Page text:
A classic corporate manoeuvre: struggling international brand buys
leading local independent. And what a team it bought. The Rainey Kelly
Campbell Roalfe quartet is hugely talented and nice. The deal has been
superbly implemented. Clients and senior people know where they
Why then am I uneasy about the future for ’New Young & Rubicam’? The
issue is culture. I love Y&R. It was the first agency I ever walked
There were carousel horses outside the lift, put there by the starred
creative department of the great Dennis Auton. The work was legendary -
’Beanz Meanz Heinz’, ’Award yourself the CDM’ - not just slogans but
great expression of brand values. The supporting act was massive and
well-formed, led by Tim Coles according to the sublime values of Ray
Rubicam - since torn up.
This is not to suggest that Rainey Kelly doesn’t understand or exhibit
great values. But Y&R’s challenges are unlikely to be overcome simply by
importing them. As Gerald Ronson said of Heron’s ill-fated adventure in
the US: ’Differing cultures are tricky. People speak the same language
but the words don’t mean the same.’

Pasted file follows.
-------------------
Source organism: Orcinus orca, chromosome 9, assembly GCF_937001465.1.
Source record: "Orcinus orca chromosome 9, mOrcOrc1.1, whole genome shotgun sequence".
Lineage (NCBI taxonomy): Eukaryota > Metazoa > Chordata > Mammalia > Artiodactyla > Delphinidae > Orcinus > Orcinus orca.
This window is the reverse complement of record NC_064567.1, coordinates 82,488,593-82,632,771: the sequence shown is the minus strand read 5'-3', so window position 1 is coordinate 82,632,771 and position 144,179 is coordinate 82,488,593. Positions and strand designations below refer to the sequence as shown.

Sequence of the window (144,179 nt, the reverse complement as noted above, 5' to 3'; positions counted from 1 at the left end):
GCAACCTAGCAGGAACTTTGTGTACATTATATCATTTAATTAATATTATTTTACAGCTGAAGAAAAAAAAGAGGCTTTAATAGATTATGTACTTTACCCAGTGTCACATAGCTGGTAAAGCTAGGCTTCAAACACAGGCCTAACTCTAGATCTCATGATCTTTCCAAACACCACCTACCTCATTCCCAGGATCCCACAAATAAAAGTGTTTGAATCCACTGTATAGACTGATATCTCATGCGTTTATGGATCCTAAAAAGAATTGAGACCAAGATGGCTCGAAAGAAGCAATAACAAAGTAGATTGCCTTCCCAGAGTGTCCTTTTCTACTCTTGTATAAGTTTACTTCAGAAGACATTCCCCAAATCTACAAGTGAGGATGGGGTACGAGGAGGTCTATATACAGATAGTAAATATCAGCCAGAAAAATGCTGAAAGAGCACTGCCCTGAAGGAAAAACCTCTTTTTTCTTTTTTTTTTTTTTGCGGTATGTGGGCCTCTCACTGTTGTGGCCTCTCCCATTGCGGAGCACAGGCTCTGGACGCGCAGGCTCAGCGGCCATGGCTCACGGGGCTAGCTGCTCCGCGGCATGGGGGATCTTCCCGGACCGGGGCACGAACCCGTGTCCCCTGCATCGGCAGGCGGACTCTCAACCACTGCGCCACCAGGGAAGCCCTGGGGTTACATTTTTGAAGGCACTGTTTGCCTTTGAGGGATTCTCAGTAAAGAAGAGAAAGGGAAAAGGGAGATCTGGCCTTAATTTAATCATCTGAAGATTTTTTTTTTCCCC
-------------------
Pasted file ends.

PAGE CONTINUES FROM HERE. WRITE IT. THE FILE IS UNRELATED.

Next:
What is special for Y&R is that while New York is head office, London is
in some way a spiritual source - where creative leadership and billings
can go hand in hand, must go hand in hand. If they don’t, the very heart
of its belief is under threat.
That the agency serially undermined and abandoned its successive
attempts to fix the UK problem is evidence of the paranoia. When they
got it right in one department, it was going wrong in another. So they
pulled it up by the roots and started again. John Banks brought billings
and notoriety but not in the Y&R way. Richard French had creative style
but had his back pushed to the wall defending profits and multinational
The latest twist comes on the back of a period of calm for Y&R under the
shrewd Toby Hoare. Steadily he rebuilt the client base while Mike Cozens
produced some snappy creative work. But all the time there was pressure
for a step-change to catapult the agency back into the ratings.
At least now the move can be seen to build on success rather than on yet
another crisis. The question is whether, in the detail of the deal, both
sides have set Y&R on yet another cultural collision course.
Forcing Hoare out brings clarity of leadership. But in holding out for
autonomy, Rainey Kelly sacrificed a valuable conduit to both the parent
and the UK agency.
MT Rainey and colleagues would do well to find out what is good about
Y&R’s culture while asserting their own primacy.
But losing Hoare, even if he goes to another Y&R job, will hurt. He
knows where the bodies are buried and would have been a friend
Tim Lefroy was a client of Y&R from 1972-77 and worked there twice,
latterly as chief executive, between 1985 and 1991. He is chief
executive of RADiCAL.